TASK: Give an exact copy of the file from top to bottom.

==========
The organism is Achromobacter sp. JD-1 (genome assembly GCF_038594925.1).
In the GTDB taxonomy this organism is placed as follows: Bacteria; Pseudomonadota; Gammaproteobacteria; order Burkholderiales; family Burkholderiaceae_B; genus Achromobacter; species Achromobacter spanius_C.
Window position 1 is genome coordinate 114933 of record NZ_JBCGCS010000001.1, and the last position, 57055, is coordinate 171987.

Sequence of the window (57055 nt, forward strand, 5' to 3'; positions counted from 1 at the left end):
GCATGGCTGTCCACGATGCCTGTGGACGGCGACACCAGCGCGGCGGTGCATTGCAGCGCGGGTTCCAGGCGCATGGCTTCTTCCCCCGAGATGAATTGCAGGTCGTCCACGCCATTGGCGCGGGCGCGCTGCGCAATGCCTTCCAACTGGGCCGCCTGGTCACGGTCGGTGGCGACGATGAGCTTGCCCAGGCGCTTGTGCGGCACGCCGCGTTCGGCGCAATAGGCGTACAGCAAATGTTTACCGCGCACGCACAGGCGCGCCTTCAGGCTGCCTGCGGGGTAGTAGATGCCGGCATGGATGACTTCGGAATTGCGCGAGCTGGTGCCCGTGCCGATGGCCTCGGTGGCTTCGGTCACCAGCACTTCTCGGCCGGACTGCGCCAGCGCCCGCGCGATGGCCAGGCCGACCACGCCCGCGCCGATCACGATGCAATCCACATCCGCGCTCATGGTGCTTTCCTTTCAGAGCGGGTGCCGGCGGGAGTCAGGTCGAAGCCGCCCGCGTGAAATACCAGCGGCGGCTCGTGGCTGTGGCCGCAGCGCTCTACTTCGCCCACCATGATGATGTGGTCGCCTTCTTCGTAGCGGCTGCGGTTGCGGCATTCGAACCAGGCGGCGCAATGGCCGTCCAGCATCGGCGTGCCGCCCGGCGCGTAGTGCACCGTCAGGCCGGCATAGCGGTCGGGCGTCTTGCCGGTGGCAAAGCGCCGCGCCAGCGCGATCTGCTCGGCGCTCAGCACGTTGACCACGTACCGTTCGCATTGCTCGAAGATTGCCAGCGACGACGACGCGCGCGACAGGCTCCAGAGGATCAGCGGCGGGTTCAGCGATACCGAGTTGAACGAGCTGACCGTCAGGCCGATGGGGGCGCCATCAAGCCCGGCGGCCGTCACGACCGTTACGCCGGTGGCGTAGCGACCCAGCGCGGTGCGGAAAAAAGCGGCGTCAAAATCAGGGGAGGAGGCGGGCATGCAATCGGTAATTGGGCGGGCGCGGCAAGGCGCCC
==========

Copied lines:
The organism is Achromobacter sp. JD-1 (genome assembly GCF_038594925.1).
In the GTDB taxonomy this organism is placed as follows: Bacteria; Pseudomonadota; Gammaproteobacteria; order Burkholderiales; family Burkholderiaceae_B; genus Achromobacter; species Achromobacter spanius_C.
Window position 1 is genome coordinate 114933 of record NZ_JBCGCS010000001.1, and the last position, 57055, is coordinate 171987.

Sequence of the window (57055 nt, forward strand, 5' to 3'; positions counted from 1 at the left end):
GCATGGCTGTCCACGATGCCTGTGGACGGCGACACCAGCGCGGCGGTGCATTGCAGCGCGGGTTCCAGGCGCATGGCTTCTTCCCCCGAGATGAATTGCAGGTCGTCCACGCCATTGGCGCGGGCGCGCTGCGCAATGCCTTCCAACTGGGCCGCCTGGTCACGGTCGGTGGCGACGATGAGCTTGCCCAGGCGCTTGTGCGGCACGCCGCGTTCGGCGCAATAGGCGTACAGCAAATGTTTACCGCGCACGCACAGGCGCGCCTTCAGGCTGCCTGCGGGGTAGTAGATGCCGGCATGGATGACTTCGGAATTGCGCGAGCTGGTGCCCGTGCCGATGGCCTCGGTGGCTTCGGTCACCAGCACTTCTCGGCCGGACTGCGCCAGCGCCCGCGCGATGGCCAGGCCGACCACGCCCGCGCCGATCACGATGCAATCCACATCCGCGCTCATGGTGCTTTCCTTTCAGAGCGGGTGCCGGCGGGAGTCAGGTCGAAGCCGCCCGCGTGAAATACCAGCGGCGGCTCGTGGCTGTGGCCGCAGCGCTCTACTTCGCCCACCATGATGATGTGGTCGCCTTCTTCGTAGCGGCTGCGGTTGCGGCATTCGAACCAGGCGGCGCAATGGCCGTCCAGCATCGGCGTGCCGCCCGGCGCGTAGTGCACCGTCAGGCCGGCATAGCGGTCGGGCGTCTTGCCGGTGGCAAAGCGCCGCGCCAGCGCGATCTGCTCGGCGCTCAGCACGTTGACCACGTACCGTTCGCATTGCTCGAAGATTGCCAGCGACGACGACGCGCGCGACAGGCTCCAGAGGATCAGCGGCGGGTTCAGCGATACCGAGTTGAACGAGCTGACCGTCAGGCCGATGGGGGCGCCATCAAGCCCGGCGGCCGTCACGACCGTTACGCCGGTGGCGTAGCGACCCAGCGCGGTGCGGAAAAAAGCGGCGTCAAAATCAGGGGAGGAGGCGGGCATGCAATCGGTAATTGGGCGGGCGCGGCAAGGCGCCC